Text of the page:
But once a year members, including David Starbuck, hand in their Sunday clothes for a white apron and a kitchen full of food.
St. Paul's Christian church has had a booth at the State Fair for almost 40 years.
"What happened during that 40-year period is that there's at least three generations -- that I'm aware of -- of people who came out here as parents," said Starbuck. "They brought their children and their children grew up, and now the fair booth is run by those children that's the third generation that did this 25 years ago."
Starbuck is continuing the tradition with his son.
Through potatoes and cabbage the church raises money to cover unexpected expenses for the year.
"Many times during the year there are unbudgeted items such as roof repairs, lawn -- that kind of thing and the money from the fair goes a lot toward those unbudgeted items," said Rev. Michael Price of St. Paul's.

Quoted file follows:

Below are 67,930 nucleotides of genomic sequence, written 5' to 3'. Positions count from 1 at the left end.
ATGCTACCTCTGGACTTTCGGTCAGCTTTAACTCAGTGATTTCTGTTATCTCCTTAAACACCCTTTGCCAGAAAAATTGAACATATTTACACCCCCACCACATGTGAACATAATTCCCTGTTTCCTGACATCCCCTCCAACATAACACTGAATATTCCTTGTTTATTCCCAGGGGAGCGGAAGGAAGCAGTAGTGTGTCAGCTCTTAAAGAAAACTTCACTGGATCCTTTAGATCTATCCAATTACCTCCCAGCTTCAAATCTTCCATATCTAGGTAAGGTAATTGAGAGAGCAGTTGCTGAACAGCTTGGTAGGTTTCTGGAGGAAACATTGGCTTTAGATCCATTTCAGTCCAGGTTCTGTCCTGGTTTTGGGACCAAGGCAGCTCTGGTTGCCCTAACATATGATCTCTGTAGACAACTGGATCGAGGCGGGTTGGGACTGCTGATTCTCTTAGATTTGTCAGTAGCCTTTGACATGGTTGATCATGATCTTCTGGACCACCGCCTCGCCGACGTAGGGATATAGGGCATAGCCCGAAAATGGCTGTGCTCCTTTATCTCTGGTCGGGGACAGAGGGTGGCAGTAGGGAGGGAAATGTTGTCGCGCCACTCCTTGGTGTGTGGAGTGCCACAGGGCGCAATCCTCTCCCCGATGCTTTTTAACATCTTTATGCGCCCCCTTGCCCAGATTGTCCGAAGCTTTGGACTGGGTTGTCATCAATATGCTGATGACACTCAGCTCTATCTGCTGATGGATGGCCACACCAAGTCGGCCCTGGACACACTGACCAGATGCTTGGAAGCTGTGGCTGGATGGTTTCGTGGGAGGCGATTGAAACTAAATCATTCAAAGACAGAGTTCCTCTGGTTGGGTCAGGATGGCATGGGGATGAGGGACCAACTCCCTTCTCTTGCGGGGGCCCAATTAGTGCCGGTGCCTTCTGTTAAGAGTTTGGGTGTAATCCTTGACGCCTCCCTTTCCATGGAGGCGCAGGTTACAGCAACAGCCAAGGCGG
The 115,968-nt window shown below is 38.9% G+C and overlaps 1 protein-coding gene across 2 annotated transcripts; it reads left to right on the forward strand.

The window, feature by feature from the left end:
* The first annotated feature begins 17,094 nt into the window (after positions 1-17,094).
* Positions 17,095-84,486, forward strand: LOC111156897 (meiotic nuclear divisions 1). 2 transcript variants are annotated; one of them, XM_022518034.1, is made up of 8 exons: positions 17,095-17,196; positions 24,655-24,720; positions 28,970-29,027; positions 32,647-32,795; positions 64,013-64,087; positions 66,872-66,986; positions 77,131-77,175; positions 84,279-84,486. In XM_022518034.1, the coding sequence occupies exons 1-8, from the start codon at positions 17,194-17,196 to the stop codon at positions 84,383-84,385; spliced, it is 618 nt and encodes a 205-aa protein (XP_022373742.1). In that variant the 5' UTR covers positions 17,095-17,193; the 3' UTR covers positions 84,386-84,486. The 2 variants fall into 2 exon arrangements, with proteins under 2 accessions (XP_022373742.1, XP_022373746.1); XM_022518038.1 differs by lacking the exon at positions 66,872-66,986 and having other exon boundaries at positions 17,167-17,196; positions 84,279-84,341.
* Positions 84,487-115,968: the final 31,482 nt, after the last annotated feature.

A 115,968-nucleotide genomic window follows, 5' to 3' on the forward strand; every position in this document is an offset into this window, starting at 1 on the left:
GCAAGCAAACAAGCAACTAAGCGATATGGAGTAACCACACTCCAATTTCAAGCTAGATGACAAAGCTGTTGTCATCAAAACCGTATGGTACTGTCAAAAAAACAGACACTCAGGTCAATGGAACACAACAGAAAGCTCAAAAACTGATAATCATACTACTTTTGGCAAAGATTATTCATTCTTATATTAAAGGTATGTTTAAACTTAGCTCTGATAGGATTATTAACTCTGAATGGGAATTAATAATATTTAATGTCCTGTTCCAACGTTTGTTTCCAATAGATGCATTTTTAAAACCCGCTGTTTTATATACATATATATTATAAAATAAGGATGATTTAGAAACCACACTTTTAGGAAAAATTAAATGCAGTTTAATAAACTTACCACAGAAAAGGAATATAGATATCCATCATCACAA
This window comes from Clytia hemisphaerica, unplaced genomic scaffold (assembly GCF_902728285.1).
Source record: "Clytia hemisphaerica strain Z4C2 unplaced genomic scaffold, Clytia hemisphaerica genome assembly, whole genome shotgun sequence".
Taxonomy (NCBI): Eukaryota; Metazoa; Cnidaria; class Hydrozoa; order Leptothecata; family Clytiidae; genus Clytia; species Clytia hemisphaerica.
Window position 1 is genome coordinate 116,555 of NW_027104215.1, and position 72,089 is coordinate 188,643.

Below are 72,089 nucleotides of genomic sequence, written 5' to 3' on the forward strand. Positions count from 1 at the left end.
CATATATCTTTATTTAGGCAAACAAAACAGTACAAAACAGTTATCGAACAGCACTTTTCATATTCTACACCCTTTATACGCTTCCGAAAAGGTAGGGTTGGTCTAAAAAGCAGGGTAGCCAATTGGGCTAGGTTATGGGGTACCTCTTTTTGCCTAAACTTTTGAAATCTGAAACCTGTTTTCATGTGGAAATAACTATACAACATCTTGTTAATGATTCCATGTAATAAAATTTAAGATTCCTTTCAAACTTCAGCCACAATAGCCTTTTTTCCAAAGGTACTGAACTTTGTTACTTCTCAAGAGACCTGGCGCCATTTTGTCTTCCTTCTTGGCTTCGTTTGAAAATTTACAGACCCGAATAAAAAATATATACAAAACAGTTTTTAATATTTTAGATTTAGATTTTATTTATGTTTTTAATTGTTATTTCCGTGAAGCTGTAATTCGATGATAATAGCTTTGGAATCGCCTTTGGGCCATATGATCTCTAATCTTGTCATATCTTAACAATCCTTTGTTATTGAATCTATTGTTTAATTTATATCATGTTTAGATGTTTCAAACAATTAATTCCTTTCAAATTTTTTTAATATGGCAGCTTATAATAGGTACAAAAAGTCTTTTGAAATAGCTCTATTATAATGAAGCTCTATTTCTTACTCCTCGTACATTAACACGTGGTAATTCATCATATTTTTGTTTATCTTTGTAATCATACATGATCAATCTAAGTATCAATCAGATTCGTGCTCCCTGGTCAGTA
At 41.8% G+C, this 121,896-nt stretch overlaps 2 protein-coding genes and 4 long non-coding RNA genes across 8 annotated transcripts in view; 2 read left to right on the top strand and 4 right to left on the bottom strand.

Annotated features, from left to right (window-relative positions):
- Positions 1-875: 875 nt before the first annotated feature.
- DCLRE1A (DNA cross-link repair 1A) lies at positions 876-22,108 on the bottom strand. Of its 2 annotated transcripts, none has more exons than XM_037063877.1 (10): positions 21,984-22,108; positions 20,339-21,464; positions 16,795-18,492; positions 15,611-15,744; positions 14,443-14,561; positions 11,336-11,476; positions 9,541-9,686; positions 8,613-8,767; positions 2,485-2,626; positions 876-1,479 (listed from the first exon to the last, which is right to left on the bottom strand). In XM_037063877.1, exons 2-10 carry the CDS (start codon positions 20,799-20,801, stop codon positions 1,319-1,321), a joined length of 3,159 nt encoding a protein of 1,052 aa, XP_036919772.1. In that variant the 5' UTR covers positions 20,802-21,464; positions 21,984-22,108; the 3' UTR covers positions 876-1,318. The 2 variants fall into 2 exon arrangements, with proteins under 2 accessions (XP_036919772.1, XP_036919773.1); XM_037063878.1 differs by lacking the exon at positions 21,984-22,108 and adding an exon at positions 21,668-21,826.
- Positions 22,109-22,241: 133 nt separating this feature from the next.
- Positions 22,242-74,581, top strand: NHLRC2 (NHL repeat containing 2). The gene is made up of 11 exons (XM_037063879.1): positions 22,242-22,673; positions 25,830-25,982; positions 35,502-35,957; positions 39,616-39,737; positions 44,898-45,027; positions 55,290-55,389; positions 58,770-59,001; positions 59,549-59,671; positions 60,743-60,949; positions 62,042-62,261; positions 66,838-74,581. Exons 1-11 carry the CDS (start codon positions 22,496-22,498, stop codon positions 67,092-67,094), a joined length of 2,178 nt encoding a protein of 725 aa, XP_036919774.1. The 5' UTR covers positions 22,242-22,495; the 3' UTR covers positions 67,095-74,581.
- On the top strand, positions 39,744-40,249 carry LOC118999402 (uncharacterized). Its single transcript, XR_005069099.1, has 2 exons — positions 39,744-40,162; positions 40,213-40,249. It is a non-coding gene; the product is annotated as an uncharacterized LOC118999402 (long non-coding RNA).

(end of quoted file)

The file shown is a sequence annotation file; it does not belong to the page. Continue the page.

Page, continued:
But most of the members say they do this as much for the fellowship than they do for the money.
"When it's not busy we get to hang around and sometimes eat a little bit of the profit, but we have a good time," said Starbuck's son Daniel.
Seven churches had booths set up at the State Fair this year -- in addition to 14 civic groups that also sold food. For most of them, the fair was their biggest fund raiser of the year.
Churchgoers say the ten-day experience at the fair is also like a lesson on how to be a better Christian.
"The purpose, or the meaning to give, is that the work of Christ may continue," said Price. "If not here, then some other place.